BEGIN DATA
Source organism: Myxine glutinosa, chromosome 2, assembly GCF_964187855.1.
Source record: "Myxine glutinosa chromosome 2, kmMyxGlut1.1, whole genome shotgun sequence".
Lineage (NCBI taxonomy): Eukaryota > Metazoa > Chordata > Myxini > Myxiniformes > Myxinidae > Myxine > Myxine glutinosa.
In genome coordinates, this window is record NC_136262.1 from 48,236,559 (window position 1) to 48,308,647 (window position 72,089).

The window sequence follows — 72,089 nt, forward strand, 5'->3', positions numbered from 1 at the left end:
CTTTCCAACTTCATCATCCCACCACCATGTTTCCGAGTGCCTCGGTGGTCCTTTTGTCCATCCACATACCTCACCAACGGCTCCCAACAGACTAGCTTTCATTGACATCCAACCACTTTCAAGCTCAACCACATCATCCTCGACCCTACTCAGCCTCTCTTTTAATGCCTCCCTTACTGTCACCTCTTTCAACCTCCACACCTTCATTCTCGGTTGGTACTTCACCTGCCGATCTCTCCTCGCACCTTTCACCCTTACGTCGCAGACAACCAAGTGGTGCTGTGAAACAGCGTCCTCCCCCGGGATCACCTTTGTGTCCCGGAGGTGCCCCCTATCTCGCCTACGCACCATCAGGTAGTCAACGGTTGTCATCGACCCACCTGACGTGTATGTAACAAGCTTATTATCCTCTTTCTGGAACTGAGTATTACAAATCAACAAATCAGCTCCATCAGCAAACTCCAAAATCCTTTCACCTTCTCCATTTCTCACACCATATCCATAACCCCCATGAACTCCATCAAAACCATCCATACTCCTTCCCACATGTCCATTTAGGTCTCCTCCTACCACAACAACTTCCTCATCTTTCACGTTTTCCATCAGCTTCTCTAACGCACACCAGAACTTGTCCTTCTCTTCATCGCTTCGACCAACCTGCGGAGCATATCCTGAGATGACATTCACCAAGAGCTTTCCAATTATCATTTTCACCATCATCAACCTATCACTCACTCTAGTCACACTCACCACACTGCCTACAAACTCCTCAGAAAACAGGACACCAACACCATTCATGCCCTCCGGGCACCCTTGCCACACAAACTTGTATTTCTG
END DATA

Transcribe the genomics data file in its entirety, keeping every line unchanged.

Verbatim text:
Source organism: Myxine glutinosa, chromosome 2, assembly GCF_964187855.1.
Source record: "Myxine glutinosa chromosome 2, kmMyxGlut1.1, whole genome shotgun sequence".
Lineage (NCBI taxonomy): Eukaryota > Metazoa > Chordata > Myxini > Myxiniformes > Myxinidae > Myxine > Myxine glutinosa.
In genome coordinates, this window is record NC_136262.1 from 48,236,559 (window position 1) to 48,308,647 (window position 72,089).

The window sequence follows — 72,089 nt, forward strand, 5'->3', positions numbered from 1 at the left end:
CTTTCCAACTTCATCATCCCACCACCATGTTTCCGAGTGCCTCGGTGGTCCTTTTGTCCATCCACATACCTCACCAACGGCTCCCAACAGACTAGCTTTCATTGACATCCAACCACTTTCAAGCTCAACCACATCATCCTCGACCCTACTCAGCCTCTCTTTTAATGCCTCCCTTACTGTCACCTCTTTCAACCTCCACACCTTCATTCTCGGTTGGTACTTCACCTGCCGATCTCTCCTCGCACCTTTCACCCTTACGTCGCAGACAACCAAGTGGTGCTGTGAAACAGCGTCCTCCCCCGGGATCACCTTTGTGTCCCGGAGGTGCCCCCTATCTCGCCTACGCACCATCAGGTAGTCAACGGTTGTCATCGACCCACCTGACGTGTATGTAACAAGCTTATTATCCTCTTTCTGGAACTGAGTATTACAAATCAACAAATCAGCTCCATCAGCAAACTCCAAAATCCTTTCACCTTCTCCATTTCTCACACCATATCCATAACCCCCATGAACTCCATCAAAACCATCCATACTCCTTCCCACATGTCCATTTAGGTCTCCTCCTACCACAACAACTTCCTCATCTTTCACGTTTTCCATCAGCTTCTCTAACGCACACCAGAACTTGTCCTTCTCTTCATCGCTTCGACCAACCTGCGGAGCATATCCTGAGATGACATTCACCAAGAGCTTTCCAATTATCATTTTCACCATCATCAACCTATCACTCACTCTAGTCACACTCACCACACTGCCTACAAACTCCTCAGAAAACAGGACACCAACACCATTCATGCCCTCCGGGCACCCTTGCCACACAAACTTGTATTTCTG